Despite of that, I did enjoy this book. It was not pretty, nor as historically significant as The Tattooist of Auschwitz. But it still made my heart ached as any novels in this setting usually do.

Throwback Thursday [15]: The Infinity Gauntlet

I’m not a comics enthusiast by any stretch of imagination, but I’m a graphic novel reader. Over the last few years, however, I’ve followed the Marvel Comics Universe with great passion. I started off as a Thor fan, but since being introduced to other cast, I really can’t pick a favourite. I suppose I love them all.

In April, Avengers fans were treated to the last movie of the franchise, Endgame. It was a phenomenal hit; hordes of fans witnessed the end of an era. Ever since its release, I’ve watched and re-watched the movies almost religiously. As in, there’s not a day that goes by when I don’t watch a Marvel movie.

I’ve always known my husband was a collector back in the day. What I didn’t realize was that he owns a treasure trove of nerdgasmic proportion. One Saturday night, the kids and I decided to raid his stash and found The Infinity Gauntlet – which for us, is the holy grail of Marvel Universe. I could talk about what the series is about but this post would be too long.

So today, I thought I’d share with you this first edition, six-issue limited series that was first published in 1991. I wish I can tell you that it holds some financial value, but let me tell you that it does not. For me, it’s the shared love we all have for the characters and the story line. Many a dinner discussion has been about the movies and finding plot holes and inexpiable occurrences that needed explanation. I suppose the time my family spent together talking about the movies is priceless enough. We looked forward to each movie release. For the first time in a long time, we can actually agree on which movies to watch.

How about you? Does your family share a similar passion for something?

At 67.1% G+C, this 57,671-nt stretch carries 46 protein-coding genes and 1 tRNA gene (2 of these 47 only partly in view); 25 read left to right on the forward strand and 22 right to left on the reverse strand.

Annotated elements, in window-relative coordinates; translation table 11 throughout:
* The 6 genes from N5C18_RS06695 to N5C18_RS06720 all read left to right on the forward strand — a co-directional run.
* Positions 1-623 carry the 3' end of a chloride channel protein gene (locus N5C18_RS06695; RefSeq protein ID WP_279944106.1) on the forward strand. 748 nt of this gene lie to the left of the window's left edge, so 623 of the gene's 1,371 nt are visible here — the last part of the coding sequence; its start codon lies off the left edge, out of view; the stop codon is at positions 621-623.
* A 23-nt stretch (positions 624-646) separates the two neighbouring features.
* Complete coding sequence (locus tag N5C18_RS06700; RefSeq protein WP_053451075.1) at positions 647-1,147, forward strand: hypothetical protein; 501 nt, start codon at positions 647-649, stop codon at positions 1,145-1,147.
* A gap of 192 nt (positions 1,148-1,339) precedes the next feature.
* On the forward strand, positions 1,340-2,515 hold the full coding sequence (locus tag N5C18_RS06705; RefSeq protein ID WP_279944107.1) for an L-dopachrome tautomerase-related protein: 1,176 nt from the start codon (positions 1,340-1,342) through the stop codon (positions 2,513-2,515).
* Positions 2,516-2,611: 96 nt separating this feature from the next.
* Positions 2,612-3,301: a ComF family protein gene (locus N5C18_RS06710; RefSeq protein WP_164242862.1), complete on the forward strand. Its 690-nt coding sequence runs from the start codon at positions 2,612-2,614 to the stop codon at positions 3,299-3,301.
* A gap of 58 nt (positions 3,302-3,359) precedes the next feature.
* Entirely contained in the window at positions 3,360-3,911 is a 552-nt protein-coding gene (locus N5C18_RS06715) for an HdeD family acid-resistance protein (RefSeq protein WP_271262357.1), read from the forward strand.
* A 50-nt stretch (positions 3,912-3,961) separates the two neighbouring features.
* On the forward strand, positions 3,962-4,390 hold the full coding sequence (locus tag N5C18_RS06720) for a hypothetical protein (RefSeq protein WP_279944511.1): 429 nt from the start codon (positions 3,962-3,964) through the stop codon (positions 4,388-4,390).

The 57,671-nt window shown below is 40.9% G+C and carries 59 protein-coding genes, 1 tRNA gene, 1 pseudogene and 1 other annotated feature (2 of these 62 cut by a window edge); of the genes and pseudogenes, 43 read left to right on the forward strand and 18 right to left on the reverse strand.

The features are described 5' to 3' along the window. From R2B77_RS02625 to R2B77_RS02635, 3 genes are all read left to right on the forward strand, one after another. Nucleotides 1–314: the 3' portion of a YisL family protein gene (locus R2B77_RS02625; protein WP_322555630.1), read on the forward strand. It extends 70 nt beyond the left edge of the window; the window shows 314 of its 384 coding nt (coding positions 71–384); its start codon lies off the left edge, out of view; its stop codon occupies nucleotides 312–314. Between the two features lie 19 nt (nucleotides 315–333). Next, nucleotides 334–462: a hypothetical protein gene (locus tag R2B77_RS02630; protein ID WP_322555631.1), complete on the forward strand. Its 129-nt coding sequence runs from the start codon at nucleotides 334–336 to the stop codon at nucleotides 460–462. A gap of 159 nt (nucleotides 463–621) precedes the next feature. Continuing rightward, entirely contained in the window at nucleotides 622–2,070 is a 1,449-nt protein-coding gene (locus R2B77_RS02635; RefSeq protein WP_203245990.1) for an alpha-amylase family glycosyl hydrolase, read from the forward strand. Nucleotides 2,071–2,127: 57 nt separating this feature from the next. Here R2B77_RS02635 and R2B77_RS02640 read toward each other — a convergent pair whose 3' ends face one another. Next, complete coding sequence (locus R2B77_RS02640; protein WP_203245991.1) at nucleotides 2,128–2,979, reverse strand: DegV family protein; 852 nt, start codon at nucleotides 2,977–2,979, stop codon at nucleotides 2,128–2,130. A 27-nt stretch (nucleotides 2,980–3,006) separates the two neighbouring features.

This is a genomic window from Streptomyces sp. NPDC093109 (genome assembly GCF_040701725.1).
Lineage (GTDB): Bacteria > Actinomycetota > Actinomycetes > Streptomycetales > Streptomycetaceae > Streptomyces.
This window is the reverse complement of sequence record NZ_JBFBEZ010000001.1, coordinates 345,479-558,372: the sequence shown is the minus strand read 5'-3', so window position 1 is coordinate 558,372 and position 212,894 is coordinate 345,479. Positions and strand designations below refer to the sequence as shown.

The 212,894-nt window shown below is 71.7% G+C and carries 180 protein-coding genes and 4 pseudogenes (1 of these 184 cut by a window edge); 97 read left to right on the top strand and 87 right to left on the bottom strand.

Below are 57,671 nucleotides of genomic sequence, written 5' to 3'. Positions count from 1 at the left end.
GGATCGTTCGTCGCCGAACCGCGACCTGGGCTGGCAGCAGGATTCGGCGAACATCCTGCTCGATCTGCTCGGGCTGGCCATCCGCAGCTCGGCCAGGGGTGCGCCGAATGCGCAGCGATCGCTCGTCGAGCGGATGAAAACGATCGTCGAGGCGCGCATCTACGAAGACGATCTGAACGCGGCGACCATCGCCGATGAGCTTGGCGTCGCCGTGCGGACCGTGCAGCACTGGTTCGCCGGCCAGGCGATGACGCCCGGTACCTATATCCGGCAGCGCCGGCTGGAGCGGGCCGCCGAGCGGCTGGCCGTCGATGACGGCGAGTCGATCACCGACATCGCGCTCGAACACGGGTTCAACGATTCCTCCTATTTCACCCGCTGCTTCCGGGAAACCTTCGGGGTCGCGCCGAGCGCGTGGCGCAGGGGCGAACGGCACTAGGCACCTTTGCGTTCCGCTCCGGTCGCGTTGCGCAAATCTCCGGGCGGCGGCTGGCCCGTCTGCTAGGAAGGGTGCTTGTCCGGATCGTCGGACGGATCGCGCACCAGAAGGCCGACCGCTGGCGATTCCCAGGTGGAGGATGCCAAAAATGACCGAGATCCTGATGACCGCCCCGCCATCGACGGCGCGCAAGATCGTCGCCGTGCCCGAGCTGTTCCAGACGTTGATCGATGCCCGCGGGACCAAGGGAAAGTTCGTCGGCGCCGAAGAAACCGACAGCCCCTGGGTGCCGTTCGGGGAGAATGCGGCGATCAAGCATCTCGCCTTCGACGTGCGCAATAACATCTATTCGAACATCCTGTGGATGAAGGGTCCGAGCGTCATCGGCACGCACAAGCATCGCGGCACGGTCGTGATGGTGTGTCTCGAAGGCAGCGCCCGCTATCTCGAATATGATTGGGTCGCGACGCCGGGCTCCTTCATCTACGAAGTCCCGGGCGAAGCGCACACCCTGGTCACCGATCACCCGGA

Life Lately.

We’re halfway through August already. Can you believe it? My kids are freaking out some because summer is drawing to a close. My eldest starts university and my boy will be in year 7 come September. Our summer has been uneventful. Aside from my daughter turning 18 and her graduation, we’ve pretty much become homebodies — all of us.

I have been plagued with injuries and illness all summer long so health and fitness suffered a great deal. I am, however, reading a lot. And when I can, writing reviews that I’ve yet to post.

I missed my 8-year anniversary on the blog back in August 6th, but that’s okay. I haven’t given up yet. Reading-wise, I’m determined to reach my goal of 2,000 books read all time this year. I’m currently 92 books away.

READING UPDATES

I’m currently reading this one. It’s a darkly comedic crime fiction featuring an 11-year old girl and her recently released from prison father on the run from an Aryan gang. I’m enjoying it so far.

This started out well, but it’s petering out to something lacklustre. I hope it improves but I’m running out of pages.

I hope you’re enjoying your week and your current read. 🙂

Throwback Thursday [14]: I’m With the Vamps, Of Course.

The latest news about Robert Pattinson being tapped as the new Bruce Wayne was certainly a big surprise for me. To be honest, I’ve kind of lost track of Robert after the Twilight movie franchise was over. Apparently, he’s had some roles that showed off his chops outside of the brooding, sparkly vampire we all loved. In any case, and after the shock wore off, I’ve come to slowly acclimate myself in the idea that he’ll give the role justice. Let’s hope. DC certainly hasn’t had that much success lately (besides Aquaman, that is). So if Robert does well, and if his hoards of fans come out to support this, he could potentially shut down the haters.

Today’s post is an homage to the books that restarted my love for reading. Say what you will about the books, but I know a lot of readers owe the same gratitude to Ms. Meyer. Regardless of all its faults, the series ignited everyone’s passion for reading again, particularly the YA genre. My reading taste has grown over the years, but YA remains in my arsenal.

In 2008, while perusing the bargain books at Walmart, a paperback copy of a book caught my eye. It’s predominantly black; the cover featured extended hands cradling a blood red apple. Nothing extraordinary about it but I picked it up, anyway. Little did I know that it would be the start of an obsession that I never knew I needed. It only took three chapters before I was sucked in. As immediate as the next day, I went and searched high and low for the remaining books in the series.

Fanfiction came next. Then, the hysteria of fandom. We’ve had many ups and downs, the Twihards and I. It was (and probably is still) a very dedicated and hardcore fans. We were passionate and more often divided about the whole RPattz and KStew pairing. But regardless of our stance, we were united in our love for the franchise.